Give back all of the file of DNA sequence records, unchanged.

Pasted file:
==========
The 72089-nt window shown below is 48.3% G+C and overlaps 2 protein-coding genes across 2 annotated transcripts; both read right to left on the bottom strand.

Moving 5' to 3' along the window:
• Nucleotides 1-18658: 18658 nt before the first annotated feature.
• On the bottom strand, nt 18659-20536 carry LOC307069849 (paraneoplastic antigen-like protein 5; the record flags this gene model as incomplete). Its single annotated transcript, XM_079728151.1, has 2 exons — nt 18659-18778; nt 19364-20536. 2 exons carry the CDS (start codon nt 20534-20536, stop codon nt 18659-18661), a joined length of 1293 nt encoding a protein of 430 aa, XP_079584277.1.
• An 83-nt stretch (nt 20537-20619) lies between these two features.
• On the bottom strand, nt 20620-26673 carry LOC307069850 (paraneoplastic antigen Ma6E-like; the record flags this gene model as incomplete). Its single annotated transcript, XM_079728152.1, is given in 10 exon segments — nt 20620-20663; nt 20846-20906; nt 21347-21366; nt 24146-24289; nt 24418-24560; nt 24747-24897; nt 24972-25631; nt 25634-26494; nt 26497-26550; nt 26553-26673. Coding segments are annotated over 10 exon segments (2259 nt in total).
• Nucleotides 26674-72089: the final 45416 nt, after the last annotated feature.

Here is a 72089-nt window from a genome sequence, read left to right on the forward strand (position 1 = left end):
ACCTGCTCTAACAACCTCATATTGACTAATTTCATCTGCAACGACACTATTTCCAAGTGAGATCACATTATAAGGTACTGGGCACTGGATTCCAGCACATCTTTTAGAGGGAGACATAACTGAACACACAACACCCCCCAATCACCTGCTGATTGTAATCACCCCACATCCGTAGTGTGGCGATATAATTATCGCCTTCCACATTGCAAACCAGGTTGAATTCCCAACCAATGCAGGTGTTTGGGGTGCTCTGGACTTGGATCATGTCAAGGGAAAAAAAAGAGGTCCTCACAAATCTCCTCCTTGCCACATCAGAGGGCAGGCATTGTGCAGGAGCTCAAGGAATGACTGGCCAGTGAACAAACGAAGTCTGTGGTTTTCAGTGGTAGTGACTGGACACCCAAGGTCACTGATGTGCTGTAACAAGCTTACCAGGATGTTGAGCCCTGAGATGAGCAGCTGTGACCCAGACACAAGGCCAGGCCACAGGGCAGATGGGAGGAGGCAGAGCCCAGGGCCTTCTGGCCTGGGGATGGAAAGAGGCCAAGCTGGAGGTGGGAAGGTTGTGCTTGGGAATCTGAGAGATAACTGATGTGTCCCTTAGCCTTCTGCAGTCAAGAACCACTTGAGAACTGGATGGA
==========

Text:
The 72089-nt window shown below is 48.3% G+C and overlaps 2 protein-coding genes across 2 annotated transcripts; both read right to left on the bottom strand.

Moving 5' to 3' along the window:
• Nucleotides 1-18658: 18658 nt before the first annotated feature.
• On the bottom strand, nt 18659-20536 carry LOC307069849 (paraneoplastic antigen-like protein 5; the record flags this gene model as incomplete). Its single annotated transcript, XM_079728151.1, has 2 exons — nt 18659-18778; nt 19364-20536. 2 exons carry the CDS (start codon nt 20534-20536, stop codon nt 18659-18661), a joined length of 1293 nt encoding a protein of 430 aa, XP_079584277.1.
• An 83-nt stretch (nt 20537-20619) lies between these two features.
• On the bottom strand, nt 20620-26673 carry LOC307069850 (paraneoplastic antigen Ma6E-like; the record flags this gene model as incomplete). Its single annotated transcript, XM_079728152.1, is given in 10 exon segments — nt 20620-20663; nt 20846-20906; nt 21347-21366; nt 24146-24289; nt 24418-24560; nt 24747-24897; nt 24972-25631; nt 25634-26494; nt 26497-26550; nt 26553-26673. Coding segments are annotated over 10 exon segments (2259 nt in total).
• Nucleotides 26674-72089: the final 45416 nt, after the last annotated feature.

Here is a 72089-nt window from a genome sequence, read left to right on the forward strand (position 1 = left end):
ACCTGCTCTAACAACCTCATATTGACTAATTTCATCTGCAACGACACTATTTCCAAGTGAGATCACATTATAAGGTACTGGGCACTGGATTCCAGCACATCTTTTAGAGGGAGACATAACTGAACACACAACACCCCCCAATCACCTGCTGATTGTAATCACCCCACATCCGTAGTGTGGCGATATAATTATCGCCTTCCACATTGCAAACCAGGTTGAATTCCCAACCAATGCAGGTGTTTGGGGTGCTCTGGACTTGGATCATGTCAAGGGAAAAAAAAGAGGTCCTCACAAATCTCCTCCTTGCCACATCAGAGGGCAGGCATTGTGCAGGAGCTCAAGGAATGACTGGCCAGTGAACAAACGAAGTCTGTGGTTTTCAGTGGTAGTGACTGGACACCCAAGGTCACTGATGTGCTGTAACAAGCTTACCAGGATGTTGAGCCCTGAGATGAGCAGCTGTGACCCAGACACAAGGCCAGGCCACAGGGCAGATGGGAGGAGGCAGAGCCCAGGGCCTTCTGGCCTGGGGATGGAAAGAGGCCAAGCTGGAGGTGGGAAGGTTGTGCTTGGGAATCTGAGAGATAACTGATGTGTCCCTTAGCCTTCTGCAGTCAAGAACCACTTGAGAACTGGATGGA